Azuriel said...

I dunno. I would assume dailies were born out of a desire to have predictable, useful, repeatable content at the endgame. Without dailies, there would be little incentive to log in every day, which encourages sociability (can't be social when the 25 people in your guild only log in sporadically), and ostensively gets people out in the world. Herbing also gets people out in the world, but only in competition with each other; nobody groups to herb together, and that is one thing from GW2 (individual nodes) that needs to be replicated to all MMOs posthaste.

Personally, I don't feel inflation is all that big a deal. Ultimately, most gold flows into the hands of AH Barons who get obscenely rich but otherwise don't purchase anything, which effectively removes it from the economy anyway. Or they quit, with the same result. In any case, the Black Market AH will fix it (TM).

Hyperian said...

My brother is an AH Baron... its nice to have family to mooch off of.

Klepsacovic said...

@Kring: I might go in the opposite direction: reduce it to one profession and have the gathering perk automatically go with it. Enchanting would be the secondary for tailoring, since those two don't have any other logical pairings. Along with that I'd remove any generic combat benefits such as special gems or armor kits, though they could still make gear.

@Azuriel: From what I've seen, the effect can be the opposite. You get people logged in, but they're logged in to do dailies and are reluctant to run an instance with guildies. That results in people logged in, but actively refusing to play with others, not good for social cohesion. In contrast, thanks to teleporting dungeons, players can go out and farm and still be accessible to group activities. That herb isn't going to vanish if you don't pick it today.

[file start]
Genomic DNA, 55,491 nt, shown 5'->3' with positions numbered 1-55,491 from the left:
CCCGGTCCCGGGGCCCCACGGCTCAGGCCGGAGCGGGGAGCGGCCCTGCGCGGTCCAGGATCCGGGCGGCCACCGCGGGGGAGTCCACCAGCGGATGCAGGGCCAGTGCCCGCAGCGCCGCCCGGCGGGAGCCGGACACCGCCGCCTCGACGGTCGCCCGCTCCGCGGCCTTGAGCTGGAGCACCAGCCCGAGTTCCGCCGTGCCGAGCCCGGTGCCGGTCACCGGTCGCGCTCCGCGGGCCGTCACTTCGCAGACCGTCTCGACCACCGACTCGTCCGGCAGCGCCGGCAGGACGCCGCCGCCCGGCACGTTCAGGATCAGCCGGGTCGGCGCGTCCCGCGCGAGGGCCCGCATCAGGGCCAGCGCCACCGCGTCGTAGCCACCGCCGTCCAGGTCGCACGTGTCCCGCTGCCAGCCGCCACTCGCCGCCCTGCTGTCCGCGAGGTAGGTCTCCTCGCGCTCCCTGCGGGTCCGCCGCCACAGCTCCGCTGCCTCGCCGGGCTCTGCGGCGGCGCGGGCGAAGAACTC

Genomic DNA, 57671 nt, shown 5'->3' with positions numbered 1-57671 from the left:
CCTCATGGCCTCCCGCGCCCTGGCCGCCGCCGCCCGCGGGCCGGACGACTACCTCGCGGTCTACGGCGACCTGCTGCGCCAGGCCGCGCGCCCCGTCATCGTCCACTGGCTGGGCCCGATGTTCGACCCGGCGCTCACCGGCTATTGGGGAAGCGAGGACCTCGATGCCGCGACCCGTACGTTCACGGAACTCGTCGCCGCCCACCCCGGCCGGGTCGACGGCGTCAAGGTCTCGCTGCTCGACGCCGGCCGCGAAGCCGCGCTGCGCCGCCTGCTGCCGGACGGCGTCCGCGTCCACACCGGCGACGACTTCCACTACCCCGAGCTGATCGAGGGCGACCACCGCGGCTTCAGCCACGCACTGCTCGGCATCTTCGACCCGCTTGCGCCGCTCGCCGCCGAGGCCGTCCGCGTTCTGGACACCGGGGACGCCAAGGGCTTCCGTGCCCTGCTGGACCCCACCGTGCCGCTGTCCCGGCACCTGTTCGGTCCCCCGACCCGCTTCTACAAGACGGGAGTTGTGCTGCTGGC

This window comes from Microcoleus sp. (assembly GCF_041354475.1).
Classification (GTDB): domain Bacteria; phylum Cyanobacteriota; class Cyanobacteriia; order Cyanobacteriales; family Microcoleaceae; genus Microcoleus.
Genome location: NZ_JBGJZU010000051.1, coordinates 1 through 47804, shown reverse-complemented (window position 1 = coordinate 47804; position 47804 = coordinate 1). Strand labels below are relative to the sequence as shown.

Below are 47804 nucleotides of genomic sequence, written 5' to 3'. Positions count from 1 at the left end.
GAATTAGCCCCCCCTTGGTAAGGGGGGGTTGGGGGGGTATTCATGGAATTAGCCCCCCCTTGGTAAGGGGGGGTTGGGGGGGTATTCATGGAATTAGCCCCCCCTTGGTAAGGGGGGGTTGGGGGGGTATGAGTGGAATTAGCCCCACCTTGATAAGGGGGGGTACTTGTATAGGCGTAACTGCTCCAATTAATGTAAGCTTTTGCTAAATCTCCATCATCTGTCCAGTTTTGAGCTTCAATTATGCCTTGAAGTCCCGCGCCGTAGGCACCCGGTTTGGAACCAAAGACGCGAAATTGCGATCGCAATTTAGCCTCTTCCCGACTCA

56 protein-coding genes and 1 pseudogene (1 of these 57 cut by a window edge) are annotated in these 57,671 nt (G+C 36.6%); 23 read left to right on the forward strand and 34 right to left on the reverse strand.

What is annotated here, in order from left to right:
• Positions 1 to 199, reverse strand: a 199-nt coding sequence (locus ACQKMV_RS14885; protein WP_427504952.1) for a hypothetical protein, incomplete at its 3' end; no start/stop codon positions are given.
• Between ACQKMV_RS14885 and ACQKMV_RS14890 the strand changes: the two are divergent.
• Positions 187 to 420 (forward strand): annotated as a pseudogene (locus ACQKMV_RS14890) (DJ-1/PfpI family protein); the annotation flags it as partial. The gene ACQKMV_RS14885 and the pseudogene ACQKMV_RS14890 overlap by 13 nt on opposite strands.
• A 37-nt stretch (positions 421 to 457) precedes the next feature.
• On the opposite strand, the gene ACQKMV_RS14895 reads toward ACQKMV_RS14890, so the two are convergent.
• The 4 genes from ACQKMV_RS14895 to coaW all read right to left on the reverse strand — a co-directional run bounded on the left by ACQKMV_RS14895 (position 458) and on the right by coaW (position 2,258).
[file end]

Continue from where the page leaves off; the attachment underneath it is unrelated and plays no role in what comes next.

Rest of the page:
Trying to get people to spend more, without assuming that they're going to earn more to do it, is hopeless. Adding gold sinks only increases the gold farming obsession. Though you do have a point with the barons, that they are essentially gold sinks, I suspect they only became possible due to dailies and certain professions, specifically jewelcrafting which created a perpetual transfer of gold and for a while, inscription.

@Hyperian: Thanks for shattering the illusion of the meritocracy. :)

Kring said...

Actually, enchanting already has it's gathering profession. It's called disenchanting. That's already powerful enough.

And for tailoring it would make more sense to no longer drop cloth but you would disassemble clothing. I can kill this Defias and luckily he had a piece of linen in his bag but I cannot undress him and recycle his cloth? Even though I'm a master tailor? (WotLK even had a quest where you had to undress killed Orcs to collect their cloth...)

Maddy said...

There is also people that does dailies not necessarily because of the gold, but because they like them, like me. :)

Am I crazy? Maybe; but the fact remains that having some some questing to do every day makes me feel as my character is doing something useful for the world she lives in. Yes, like working in RL. What? There people that actually likes working in RL. ;p

Klepsacovic said...

@Kring: Enchanting and tailoring are unusual in that for both of them the 'gathering' is based on looting rather than the outdoor farming that other gathering is. I suppose tailoring could be changed to use 'untailoring' as the main cloth source.

@Maddy: Do you think you'd do dailies if there was very little gold attached and no reputation? Could you not find a similar activity through farming or mass murder?

Hyperian said...

@ Maddy You are a strange person indeed, but more power to you if that's how you wanna experience the world.

Me on the other hand....enjoy my bounty hunter like status and expect to have gold in my hands when I hand over that A hole centaurs head who like many an immortal NPC keeps coming back to life each day at 0200. No qualms on my end, I do so love gold in my pockets.